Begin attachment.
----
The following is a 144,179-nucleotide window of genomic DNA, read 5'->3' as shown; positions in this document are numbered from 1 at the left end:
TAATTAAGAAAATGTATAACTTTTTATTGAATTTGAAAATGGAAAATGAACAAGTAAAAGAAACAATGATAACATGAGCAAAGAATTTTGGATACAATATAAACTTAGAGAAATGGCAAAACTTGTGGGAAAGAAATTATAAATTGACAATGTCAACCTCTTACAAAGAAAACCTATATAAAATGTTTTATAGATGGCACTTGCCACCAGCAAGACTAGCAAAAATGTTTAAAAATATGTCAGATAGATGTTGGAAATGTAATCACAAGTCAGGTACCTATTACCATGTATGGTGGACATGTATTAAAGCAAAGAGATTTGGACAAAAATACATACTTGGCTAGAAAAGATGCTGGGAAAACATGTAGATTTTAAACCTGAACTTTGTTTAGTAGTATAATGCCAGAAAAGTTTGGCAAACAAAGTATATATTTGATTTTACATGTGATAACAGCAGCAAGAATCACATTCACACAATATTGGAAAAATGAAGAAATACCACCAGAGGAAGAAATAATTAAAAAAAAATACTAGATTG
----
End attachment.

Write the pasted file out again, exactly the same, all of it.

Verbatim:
The following is a 144,179-nucleotide window of genomic DNA, read 5'->3' as shown; positions in this document are numbered from 1 at the left end:
TAATTAAGAAAATGTATAACTTTTTATTGAATTTGAAAATGGAAAATGAACAAGTAAAAGAAACAATGATAACATGAGCAAAGAATTTTGGATACAATATAAACTTAGAGAAATGGCAAAACTTGTGGGAAAGAAATTATAAATTGACAATGTCAACCTCTTACAAAGAAAACCTATATAAAATGTTTTATAGATGGCACTTGCCACCAGCAAGACTAGCAAAAATGTTTAAAAATATGTCAGATAGATGTTGGAAATGTAATCACAAGTCAGGTACCTATTACCATGTATGGTGGACATGTATTAAAGCAAAGAGATTTGGACAAAAATACATACTTGGCTAGAAAAGATGCTGGGAAAACATGTAGATTTTAAACCTGAACTTTGTTTAGTAGTATAATGCCAGAAAAGTTTGGCAAACAAAGTATATATTTGATTTTACATGTGATAACAGCAGCAAGAATCACATTCACACAATATTGGAAAAATGAAGAAATACCACCAGAGGAAGAAATAATTAAAAAAAAATACTAGATTG